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RISC-V is an open and free instruction set architecture (ISA). The RISC-V ISA specifications are licensed under a Creative Commons license (CC BY 4.0). Anyone could get the final versions of the user-level ISA specifications and drafts of the compressed and privileged ISA specifications.

Another key feature of the RISC-V architecture that it is scalable and allows multiple implementations. The minimal specification has the commands to store and load, jump and integer arithmetic. It supports the 32-, 64- and 128-bit register sizes: "RV32I, RV64I and RV128I" ("I" stands for integer). This Linux port runs on "RV64IMAFDC" or "RV64GC" ("G" == "IMAFD"):

  • I - Integer and basic instructions
  • M - Multiply and divide
  • A - Atomic operations
  • F - Single precision floating point
  • D - Double precision floating point
  • C - Compressed instructions

At this page one could find the latest information about ALT port status for the new platform - RISC-V (RV64GC). We're building it on the HiFive Unleashed board from SiFive. If you want to test the ALT port (QEMU or HiFive Unleashed) or take part in the development please refer to this page.

Working plan

  • The following Linux kernels have been bare metal tested on SiFive HiFive Unleashed:
    • 4.15, 4.19-rc2, 4.19.6, 5.0.19, 5.1.9
    • Current: 5.9.1 git
  • BOOT methods:
    • Berkeley bootloader -- DONE
    • U-BOOT (link) -- DONE
  • Sisyphus port -- IN PROGRESS
    1. Toolchain -- DONE
    2. Linux Kernel -- DONE
    3. X11 -- DONE
    4. Desktop Environments:
      • XFCE -- DONE
      • Cinnamon -- IN PROGRESS
      • LXQt -- IN PROGRESS

The RPM/SRPM repository at here.


The OpenOCD (docs) is a tool for debugging, in-system programming and boundary-scan testing for embedded target devices. It is particularly useful for low-level debugging with (GDB) of the bootloader, Linux kernel, etc.

To debug HiFive Unleashed with OpenOCD the following steps are needed:

  1. Connect HiFive Unleashed and PC with USB and power it on. This interface provides UART0 (/dev/ttyUSB1) and JTAG interfaces by FTDI FT2232H (link).
  2. Run (see simple config below and do not forget to add user to the plugdev group):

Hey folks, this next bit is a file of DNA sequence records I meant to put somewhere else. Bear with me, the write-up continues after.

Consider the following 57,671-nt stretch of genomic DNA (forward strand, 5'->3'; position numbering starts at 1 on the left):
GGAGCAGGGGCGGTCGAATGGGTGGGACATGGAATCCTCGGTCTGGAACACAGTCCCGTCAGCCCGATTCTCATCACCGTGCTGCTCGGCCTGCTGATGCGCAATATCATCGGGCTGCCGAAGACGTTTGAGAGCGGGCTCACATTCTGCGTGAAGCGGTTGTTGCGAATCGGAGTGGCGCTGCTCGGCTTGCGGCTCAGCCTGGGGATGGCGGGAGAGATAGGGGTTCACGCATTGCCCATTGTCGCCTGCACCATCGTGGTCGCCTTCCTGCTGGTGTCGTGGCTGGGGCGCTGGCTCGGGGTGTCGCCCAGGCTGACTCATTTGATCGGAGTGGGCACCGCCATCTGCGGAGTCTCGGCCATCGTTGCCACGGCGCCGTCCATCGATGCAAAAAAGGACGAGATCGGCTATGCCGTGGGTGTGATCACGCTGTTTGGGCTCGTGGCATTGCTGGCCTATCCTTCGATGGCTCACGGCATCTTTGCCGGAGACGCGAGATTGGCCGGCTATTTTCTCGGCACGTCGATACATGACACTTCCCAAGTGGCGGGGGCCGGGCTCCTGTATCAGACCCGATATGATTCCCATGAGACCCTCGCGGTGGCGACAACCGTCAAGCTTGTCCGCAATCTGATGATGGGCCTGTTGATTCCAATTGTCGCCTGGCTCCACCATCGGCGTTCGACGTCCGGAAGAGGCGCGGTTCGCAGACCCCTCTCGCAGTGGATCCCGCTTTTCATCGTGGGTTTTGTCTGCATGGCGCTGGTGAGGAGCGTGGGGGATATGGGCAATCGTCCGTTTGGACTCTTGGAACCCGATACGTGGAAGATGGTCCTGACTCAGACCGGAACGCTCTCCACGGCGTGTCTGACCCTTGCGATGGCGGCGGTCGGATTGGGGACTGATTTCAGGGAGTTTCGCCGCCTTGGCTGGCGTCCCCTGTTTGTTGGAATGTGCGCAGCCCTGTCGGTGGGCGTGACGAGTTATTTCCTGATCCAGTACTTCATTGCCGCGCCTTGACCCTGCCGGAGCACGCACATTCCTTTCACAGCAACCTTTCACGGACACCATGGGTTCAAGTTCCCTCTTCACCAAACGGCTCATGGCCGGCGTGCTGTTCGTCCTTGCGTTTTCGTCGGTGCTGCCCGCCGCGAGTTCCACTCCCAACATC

$ openocd -s <path to the directory with hifive-u.cfg> -f hifive-u.cfg
    OpenOCD will listen port 3333 for GDB connection.
  3. Run GDB compiled with riscv64 target support.
  4. Attach GDB to the OpenOCD:
    gdb$ target extended-remote localhost:3333
  5. Now one could set breakpoints, investigate memory, disassemble memory regions, etc. It is possible to load an ELF file with debug information to import symbols and place breakpoints to symbols.

Example of the simple hifive-u.cfg:

adapter_khz 1000

interface ftdi
ftdi_device_desc "Dual RS232-HS"
ftdi_vid_pid 0x0403 0x6010
ftdi_layout_init 0x0018 0x001b
ftdi_layout_signal nSRST -oe 0x0020
ftdi_layout_signal LED -data 0x0020

set _CHIPNAME riscv
jtag newtap $_CHIPNAME cpu -irlen 5

target create $_TARGETNAME.0 riscv -chain-position $_TARGETNAME -rtos hwthread
target create $_TARGETNAME.1 riscv -chain-position $_CHIPNAME.cpu -coreid 1
target create $_TARGETNAME.2 riscv -chain-position $_CHIPNAME.cpu -coreid 2
target create $_TARGETNAME.3 riscv -chain-position $_CHIPNAME.cpu -coreid 3
target create $_TARGETNAME.4 riscv -chain-position $_CHIPNAME.cpu -coreid 4
$_TARGETNAME.0 configure -work-area-phys 0x80000000 -work-area-size 10000 -work-area-backup 1

flash bank spi0 fespi 0x20000000 0 0 0 $_TARGETNAME.0 0x10040000

if {[ info exists pulse_srst]} {
ftdi_set_signal nSRST 0
ftdi_set_signal nSRST z
sleep 1500
flash protect 0 64 last off
echo "Ready for Remote Connections"


QEMU virt